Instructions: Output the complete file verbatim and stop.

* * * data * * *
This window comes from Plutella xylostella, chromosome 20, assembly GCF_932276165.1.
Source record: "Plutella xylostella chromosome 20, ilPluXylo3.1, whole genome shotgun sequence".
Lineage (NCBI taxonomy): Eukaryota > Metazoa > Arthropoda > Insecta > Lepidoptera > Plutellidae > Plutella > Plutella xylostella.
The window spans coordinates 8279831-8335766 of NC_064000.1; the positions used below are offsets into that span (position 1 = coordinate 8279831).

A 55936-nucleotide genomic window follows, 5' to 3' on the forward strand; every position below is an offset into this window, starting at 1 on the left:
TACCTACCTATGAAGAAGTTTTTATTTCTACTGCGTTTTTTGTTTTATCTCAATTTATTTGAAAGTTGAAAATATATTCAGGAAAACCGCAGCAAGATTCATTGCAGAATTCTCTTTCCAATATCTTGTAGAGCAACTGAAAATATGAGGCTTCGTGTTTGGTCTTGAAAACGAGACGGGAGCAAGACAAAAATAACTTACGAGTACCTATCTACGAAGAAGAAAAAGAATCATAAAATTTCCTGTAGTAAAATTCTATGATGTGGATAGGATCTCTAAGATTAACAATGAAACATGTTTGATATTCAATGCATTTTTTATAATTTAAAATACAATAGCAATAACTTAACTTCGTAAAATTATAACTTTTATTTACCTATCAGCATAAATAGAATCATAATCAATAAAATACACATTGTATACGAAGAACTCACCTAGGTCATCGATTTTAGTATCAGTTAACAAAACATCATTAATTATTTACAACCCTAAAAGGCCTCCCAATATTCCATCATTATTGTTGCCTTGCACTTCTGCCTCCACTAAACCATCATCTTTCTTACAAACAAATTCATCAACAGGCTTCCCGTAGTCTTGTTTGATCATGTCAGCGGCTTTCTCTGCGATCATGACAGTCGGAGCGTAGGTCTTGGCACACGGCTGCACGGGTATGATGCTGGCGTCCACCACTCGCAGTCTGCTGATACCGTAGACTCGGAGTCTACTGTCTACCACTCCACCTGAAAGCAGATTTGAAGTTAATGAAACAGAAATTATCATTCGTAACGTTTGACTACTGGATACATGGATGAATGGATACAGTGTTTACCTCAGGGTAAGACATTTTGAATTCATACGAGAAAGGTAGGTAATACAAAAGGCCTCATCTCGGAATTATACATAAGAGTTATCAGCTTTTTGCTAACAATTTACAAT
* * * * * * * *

This window comes from Plutella xylostella, chromosome 20, assembly GCF_932276165.1.
Source record: "Plutella xylostella chromosome 20, ilPluXylo3.1, whole genome shotgun sequence".
Lineage (NCBI taxonomy): Eukaryota > Metazoa > Arthropoda > Insecta > Lepidoptera > Plutellidae > Plutella > Plutella xylostella.
The window spans coordinates 8279831-8335766 of NC_064000.1; the positions used below are offsets into that span (position 1 = coordinate 8279831).

A 55936-nucleotide genomic window follows, 5' to 3' on the forward strand; every position below is an offset into this window, starting at 1 on the left:
TACCTACCTATGAAGAAGTTTTTATTTCTACTGCGTTTTTTGTTTTATCTCAATTTATTTGAAAGTTGAAAATATATTCAGGAAAACCGCAGCAAGATTCATTGCAGAATTCTCTTTCCAATATCTTGTAGAGCAACTGAAAATATGAGGCTTCGTGTTTGGTCTTGAAAACGAGACGGGAGCAAGACAAAAATAACTTACGAGTACCTATCTACGAAGAAGAAAAAGAATCATAAAATTTCCTGTAGTAAAATTCTATGATGTGGATAGGATCTCTAAGATTAACAATGAAACATGTTTGATATTCAATGCATTTTTTATAATTTAAAATACAATAGCAATAACTTAACTTCGTAAAATTATAACTTTTATTTACCTATCAGCATAAATAGAATCATAATCAATAAAATACACATTGTATACGAAGAACTCACCTAGGTCATCGATTTTAGTATCAGTTAACAAAACATCATTAATTATTTACAACCCTAAAAGGCCTCCCAATATTCCATCATTATTGTTGCCTTGCACTTCTGCCTCCACTAAACCATCATCTTTCTTACAAACAAATTCATCAACAGGCTTCCCGTAGTCTTGTTTGATCATGTCAGCGGCTTTCTCTGCGATCATGACAGTCGGAGCGTAGGTCTTGGCACACGGCTGCACGGGTATGATGCTGGCGTCCACCACTCGCAGTCTGCTGATACCGTAGACTCGGAGTCTACTGTCTACCACTCCACCTGAAAGCAGATTTGAAGTTAATGAAACAGAAATTATCATTCGTAACGTTTGACTACTGGATACATGGATGAATGGATACAGTGTTTACCTCAGGGTAAGACATTTTGAATTCATACGAGAAAGGTAGGTAATACAAAAGGCCTCATCTCGGAATTATACATAAGAGTTATCAGCTTTTTGCTAACAATTTACAAT